Sean is a seasoned startup marketer having led several companies through to IPO. He writes about Customer Development, PR, and startup marketing.  As a quick taster, check out his Venture Hacks interviews on bringing a product to market – Part One on what to do before Product/Market Fit & Part Two on what to do after Product/Market fit.


Brant Cooper Brant Cooper

Brant is another very experienced startup marketer who is developing a series of tools and models based around the Customer Development methodology. He recently conducted a survey into the current Customer Development landscape which can be found here: Customer Development Survey. Most recently he put together a simple model which ties Customer Development, the standard sales funnel, and Dave McClure’s AARRR metrics into one cohesive whole [Available Here]. Highly recommended.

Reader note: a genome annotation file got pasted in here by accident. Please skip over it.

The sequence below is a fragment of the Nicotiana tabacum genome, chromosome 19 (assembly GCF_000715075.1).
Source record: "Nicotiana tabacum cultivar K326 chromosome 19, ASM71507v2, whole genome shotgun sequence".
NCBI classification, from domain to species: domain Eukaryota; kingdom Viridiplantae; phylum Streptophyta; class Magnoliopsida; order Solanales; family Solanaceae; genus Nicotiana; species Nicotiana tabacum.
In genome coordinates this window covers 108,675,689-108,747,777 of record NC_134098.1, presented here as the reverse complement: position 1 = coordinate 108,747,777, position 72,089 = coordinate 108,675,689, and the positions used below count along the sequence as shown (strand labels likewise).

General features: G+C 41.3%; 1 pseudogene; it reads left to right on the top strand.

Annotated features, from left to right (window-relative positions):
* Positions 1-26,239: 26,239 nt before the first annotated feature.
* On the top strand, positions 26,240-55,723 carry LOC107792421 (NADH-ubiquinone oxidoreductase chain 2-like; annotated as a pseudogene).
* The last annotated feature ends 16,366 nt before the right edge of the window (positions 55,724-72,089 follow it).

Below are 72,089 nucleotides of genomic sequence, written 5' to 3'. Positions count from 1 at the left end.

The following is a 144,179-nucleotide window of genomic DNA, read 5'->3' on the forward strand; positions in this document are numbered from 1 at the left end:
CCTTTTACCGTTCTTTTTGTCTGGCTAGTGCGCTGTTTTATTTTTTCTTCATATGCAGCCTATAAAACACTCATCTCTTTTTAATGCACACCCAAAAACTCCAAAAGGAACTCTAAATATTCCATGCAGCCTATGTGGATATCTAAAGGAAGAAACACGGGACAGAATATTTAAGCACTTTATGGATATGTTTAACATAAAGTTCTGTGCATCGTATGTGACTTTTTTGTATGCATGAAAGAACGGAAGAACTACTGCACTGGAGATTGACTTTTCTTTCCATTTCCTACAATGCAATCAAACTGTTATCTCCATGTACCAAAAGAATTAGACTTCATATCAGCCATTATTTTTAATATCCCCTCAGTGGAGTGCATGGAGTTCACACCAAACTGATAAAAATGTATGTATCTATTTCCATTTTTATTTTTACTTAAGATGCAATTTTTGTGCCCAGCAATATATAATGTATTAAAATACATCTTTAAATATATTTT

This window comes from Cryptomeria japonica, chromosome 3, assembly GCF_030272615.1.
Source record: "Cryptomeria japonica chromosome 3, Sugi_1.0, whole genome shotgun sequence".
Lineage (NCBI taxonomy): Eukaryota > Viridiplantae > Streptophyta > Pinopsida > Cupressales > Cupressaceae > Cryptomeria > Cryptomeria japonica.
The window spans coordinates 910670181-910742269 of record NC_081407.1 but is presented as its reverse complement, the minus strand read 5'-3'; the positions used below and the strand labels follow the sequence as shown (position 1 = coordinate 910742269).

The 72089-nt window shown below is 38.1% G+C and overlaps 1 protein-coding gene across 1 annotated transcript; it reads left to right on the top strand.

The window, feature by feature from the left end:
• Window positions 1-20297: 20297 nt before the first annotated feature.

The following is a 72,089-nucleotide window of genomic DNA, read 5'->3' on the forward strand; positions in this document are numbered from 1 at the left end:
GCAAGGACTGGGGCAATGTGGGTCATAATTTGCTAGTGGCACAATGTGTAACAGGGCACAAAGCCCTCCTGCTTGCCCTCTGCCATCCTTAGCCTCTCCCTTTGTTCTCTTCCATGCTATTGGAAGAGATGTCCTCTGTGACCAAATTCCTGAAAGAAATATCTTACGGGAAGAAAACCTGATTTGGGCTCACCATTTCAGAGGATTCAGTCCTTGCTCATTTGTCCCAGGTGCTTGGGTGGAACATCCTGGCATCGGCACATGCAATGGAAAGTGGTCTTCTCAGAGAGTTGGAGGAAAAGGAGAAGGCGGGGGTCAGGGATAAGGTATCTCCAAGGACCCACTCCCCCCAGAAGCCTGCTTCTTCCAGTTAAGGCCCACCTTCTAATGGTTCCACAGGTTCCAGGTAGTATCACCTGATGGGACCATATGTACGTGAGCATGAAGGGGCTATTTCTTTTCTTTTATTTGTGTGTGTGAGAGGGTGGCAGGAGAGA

Together with Patrick Vlaskovits (@vlaskovits), he wrote the excellent “Entrepreneur’s Guide to Customer Development“, which I reviewed and would recommend highly.


Venture Capital and Entrepreneurship

Fred Wilson Fred Wilson

Fred is a VC at Union Square Ventures based in New York, which funds companies such as FourSquare, Boxee, and Etsy. His blog covers a wide variety of topics in the area of entrepreneurship and business strategy, and also a little bit of venture capital concepts. He provides a very interesting critical eye on technology industry news.


Mark Suster Mark Suster